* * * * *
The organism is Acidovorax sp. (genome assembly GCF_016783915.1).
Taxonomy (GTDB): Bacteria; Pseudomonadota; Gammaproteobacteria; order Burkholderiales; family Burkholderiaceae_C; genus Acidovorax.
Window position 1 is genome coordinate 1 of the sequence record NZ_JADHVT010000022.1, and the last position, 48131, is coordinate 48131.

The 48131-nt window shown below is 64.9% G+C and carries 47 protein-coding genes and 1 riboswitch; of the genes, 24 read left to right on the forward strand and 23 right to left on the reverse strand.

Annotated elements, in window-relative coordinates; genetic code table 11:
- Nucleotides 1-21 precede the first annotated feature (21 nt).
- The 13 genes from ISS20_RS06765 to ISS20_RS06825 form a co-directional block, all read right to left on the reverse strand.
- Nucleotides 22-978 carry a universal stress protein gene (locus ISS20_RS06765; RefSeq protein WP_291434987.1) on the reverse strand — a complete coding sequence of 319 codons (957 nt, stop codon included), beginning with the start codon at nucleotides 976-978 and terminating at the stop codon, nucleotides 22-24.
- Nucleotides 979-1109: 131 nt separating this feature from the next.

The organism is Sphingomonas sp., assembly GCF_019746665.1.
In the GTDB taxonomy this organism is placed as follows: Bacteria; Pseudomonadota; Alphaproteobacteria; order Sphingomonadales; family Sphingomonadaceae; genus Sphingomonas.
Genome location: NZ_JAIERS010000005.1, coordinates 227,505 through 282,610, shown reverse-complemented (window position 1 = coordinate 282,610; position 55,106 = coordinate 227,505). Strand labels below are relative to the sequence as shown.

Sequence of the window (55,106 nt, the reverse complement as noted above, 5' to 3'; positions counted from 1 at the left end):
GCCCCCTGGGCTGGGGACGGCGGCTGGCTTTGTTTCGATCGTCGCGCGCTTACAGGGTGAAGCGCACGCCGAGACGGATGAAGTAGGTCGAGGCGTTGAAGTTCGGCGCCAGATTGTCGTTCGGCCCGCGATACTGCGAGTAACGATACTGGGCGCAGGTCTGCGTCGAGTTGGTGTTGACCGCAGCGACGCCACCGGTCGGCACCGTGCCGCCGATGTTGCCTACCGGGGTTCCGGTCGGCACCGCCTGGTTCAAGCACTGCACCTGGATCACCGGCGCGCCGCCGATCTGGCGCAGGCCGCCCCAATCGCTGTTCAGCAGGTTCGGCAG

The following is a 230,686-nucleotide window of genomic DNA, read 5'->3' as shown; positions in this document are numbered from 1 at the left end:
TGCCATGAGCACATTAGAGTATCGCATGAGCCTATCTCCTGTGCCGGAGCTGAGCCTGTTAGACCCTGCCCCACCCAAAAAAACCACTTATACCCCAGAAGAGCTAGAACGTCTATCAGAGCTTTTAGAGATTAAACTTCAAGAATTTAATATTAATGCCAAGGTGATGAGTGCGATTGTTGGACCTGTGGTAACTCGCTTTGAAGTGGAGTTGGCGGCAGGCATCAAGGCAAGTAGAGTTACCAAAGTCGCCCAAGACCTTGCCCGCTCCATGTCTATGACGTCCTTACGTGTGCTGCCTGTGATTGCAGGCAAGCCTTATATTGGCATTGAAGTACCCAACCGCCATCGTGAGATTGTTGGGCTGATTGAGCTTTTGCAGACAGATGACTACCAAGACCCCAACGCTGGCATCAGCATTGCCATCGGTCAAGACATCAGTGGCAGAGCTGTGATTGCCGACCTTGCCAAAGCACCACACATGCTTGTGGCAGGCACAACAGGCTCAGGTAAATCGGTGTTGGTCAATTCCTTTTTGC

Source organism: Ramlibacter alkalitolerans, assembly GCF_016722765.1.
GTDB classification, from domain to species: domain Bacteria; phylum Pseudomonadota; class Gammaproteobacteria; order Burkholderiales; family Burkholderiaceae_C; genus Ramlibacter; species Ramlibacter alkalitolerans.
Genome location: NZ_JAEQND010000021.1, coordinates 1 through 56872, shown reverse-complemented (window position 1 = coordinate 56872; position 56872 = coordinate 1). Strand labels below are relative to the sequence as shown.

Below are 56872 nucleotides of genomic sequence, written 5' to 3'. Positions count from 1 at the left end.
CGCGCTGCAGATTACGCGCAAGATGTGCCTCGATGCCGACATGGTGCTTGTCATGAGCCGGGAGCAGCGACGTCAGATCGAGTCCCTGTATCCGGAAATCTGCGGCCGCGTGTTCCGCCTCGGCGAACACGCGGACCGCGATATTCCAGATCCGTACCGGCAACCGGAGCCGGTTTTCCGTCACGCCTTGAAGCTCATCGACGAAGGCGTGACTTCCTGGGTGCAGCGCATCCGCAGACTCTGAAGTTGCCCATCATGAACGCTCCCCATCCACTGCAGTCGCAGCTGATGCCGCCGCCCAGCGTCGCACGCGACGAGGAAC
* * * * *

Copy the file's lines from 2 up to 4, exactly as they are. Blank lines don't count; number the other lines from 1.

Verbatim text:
Taxonomy (GTDB): Bacteria; Pseudomonadota; Gammaproteobacteria; order Burkholderiales; family Burkholderiaceae_C; genus Acidovorax.
Window position 1 is genome coordinate 1 of the sequence record NZ_JADHVT010000022.1, and the last position, 48131, is coordinate 48131.

The 48131-nt window shown below is 64.9% G+C and carries 47 protein-coding genes and 1 riboswitch; of the genes, 24 read left to right on the forward strand and 23 right to left on the reverse strand.